Métis excluded from TRC process

laurabeaulne
Canada Politics
Prince Edward Island's Premier Robert Ghiz (L) shakes hands with Metis National Council president Clement Chartier as Michele Audette (C), president of the Native Women's Association of Canada looks on following a news conference to summarize the meetings of Canada's premiers with National Aboriginal Organization (NAO) leaders in Charlottetown August 27, 2014. REUTERS/Christinne Muschi (CANADA - Tags: POLITICS)

The Métis National Council says the government of Canada and Truth and Reconciliation Commission process has treated Canada’s Métis people as an afterthought, leaving them out of an opportunity for healing from the intergenerational effects of Canada’s residential school system.

“For an Aboriginal people who have experienced decades of marginalization, many of whom attended Métis residential or boarding schools, this latest exclusion is inexcusable and demoralizing,” said Métis Nation president Clément Chartier in a press release.

Although many children attended residential and boarding schools, Métis were not part of the Indian Residential Schools Settlement, a multi-billion dollar agreement between the federal government, churches and survivors that resulted in the Truth and Reconciliation Commission.

This was likely because the schools most Métis children attended, while run by churches, were provincially funded and not funded by Ottawa. The federal government has been, to put it lightly, reluctant to take responsibility for Métis survivors.

Provincial governments were not part of the settlement, and according to those familiar with the process there were no mechanisms to get them to the table without another major lawsuit. Over the past several years the TRC Métis survivors have watched First Nations and Inuit survivors of residential schools receive counselling, compensation and support.

“Other than a few of the recommendations that include Métis in proposed actions, we are treated as an afterthought,” Chartier said Tuesday.

“Little thought was given or advice provided to deal with the exclusion of Métis residential schools from federal settlements agreements.”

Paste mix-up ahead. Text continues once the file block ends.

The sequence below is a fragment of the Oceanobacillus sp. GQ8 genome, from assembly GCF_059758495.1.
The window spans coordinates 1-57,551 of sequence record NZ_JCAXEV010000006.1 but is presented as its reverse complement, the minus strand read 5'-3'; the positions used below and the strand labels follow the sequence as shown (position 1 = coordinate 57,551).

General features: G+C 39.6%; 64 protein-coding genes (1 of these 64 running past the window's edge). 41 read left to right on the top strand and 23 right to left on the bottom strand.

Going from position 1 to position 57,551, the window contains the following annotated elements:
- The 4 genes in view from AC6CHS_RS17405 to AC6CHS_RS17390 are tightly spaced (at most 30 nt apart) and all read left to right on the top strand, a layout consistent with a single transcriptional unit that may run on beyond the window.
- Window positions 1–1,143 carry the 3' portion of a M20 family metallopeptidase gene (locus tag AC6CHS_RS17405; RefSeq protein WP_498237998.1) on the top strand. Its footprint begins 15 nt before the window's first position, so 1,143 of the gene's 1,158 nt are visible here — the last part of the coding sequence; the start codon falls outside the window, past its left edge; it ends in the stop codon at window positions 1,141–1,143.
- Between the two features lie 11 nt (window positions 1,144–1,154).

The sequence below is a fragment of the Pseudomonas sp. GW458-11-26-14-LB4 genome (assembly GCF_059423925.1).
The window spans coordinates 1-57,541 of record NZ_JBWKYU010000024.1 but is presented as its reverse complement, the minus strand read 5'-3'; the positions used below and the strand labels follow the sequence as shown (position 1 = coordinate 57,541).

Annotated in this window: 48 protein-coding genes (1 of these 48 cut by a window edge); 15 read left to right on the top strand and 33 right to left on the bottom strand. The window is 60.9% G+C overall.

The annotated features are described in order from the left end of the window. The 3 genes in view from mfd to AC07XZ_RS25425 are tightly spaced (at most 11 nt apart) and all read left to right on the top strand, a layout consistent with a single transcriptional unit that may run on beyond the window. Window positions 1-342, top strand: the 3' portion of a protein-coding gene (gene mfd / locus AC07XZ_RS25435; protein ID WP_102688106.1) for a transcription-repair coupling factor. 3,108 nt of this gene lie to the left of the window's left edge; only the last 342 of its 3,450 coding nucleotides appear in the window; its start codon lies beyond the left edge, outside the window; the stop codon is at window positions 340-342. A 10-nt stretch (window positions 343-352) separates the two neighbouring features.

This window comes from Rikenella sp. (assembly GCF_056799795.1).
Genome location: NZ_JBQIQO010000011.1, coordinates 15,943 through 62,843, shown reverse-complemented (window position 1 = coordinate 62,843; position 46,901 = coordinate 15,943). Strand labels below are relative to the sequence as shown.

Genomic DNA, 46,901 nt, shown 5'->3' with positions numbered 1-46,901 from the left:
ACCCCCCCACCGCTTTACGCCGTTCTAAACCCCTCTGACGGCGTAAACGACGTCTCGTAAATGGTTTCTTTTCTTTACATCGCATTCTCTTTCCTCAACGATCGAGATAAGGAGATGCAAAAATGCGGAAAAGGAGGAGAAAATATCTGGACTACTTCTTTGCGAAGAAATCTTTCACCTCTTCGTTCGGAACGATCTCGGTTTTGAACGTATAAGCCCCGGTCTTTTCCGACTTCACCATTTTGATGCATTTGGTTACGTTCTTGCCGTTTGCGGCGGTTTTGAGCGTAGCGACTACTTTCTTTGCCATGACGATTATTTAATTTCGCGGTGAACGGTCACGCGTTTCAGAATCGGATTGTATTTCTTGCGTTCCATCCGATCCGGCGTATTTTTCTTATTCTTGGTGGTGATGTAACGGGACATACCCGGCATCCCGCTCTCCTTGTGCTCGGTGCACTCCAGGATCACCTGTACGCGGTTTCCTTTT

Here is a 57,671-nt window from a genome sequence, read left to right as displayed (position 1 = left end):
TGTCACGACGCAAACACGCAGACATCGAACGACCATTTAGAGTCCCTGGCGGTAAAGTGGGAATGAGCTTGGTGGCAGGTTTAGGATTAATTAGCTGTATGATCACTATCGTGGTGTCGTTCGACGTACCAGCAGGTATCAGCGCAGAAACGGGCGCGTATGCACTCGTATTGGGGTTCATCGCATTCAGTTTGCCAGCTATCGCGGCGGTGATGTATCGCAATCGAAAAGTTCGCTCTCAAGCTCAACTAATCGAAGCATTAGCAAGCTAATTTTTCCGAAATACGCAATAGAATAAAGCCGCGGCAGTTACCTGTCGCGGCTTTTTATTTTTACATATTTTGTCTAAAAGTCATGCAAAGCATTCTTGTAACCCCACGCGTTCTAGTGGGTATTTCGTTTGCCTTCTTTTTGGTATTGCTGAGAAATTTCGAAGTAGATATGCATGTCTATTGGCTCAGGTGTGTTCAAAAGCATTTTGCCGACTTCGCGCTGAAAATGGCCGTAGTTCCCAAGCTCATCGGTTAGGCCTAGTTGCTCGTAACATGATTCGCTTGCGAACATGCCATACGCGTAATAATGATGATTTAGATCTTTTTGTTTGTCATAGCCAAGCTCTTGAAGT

Chartier himself is a survivor of residential school, the Ile a la Crosse Métis boarding school, which he noted was one of the oldest such residential schools in Canada “where many of us suffered psychological, physical, cultural, emotional and yes, sexual abuse at the hands of the servants of the Catholic Church.”

“The Métis residential schools represent the most glaring moral and legal failure of the former Liberal government and the current Harper government to do justice in our time with Métis people,” Chartier added.

In previous years Métis have been invited to participate in TRC events but in the final national event in Edmonton last March, were not invited to speak. They also were not invited to participate in the final days of the TRC, from May 31 to June 3, in Ottawa.

Mitch Case, president of the Métis Nation of Ontario Youth Council, said survivors have continually been excluded from the TRC process.

“I think generally Métis youth are conflicted, filled with joy for our First Nations and Inuit relatives who are being recognized through the TRC process and yet deeply saddened that our community and our survivors are left out,” he told Yahoo Canada News.

“All of this begs the question to Canada, the provinces and the TRC,” he added, “do Métis experiences matter?”

According to the Métis National Council, there is somewhere between 350,000 – 400,000 Métis citizens in Canada, which amounts to about a quarter of all aboriginal peoples in the country.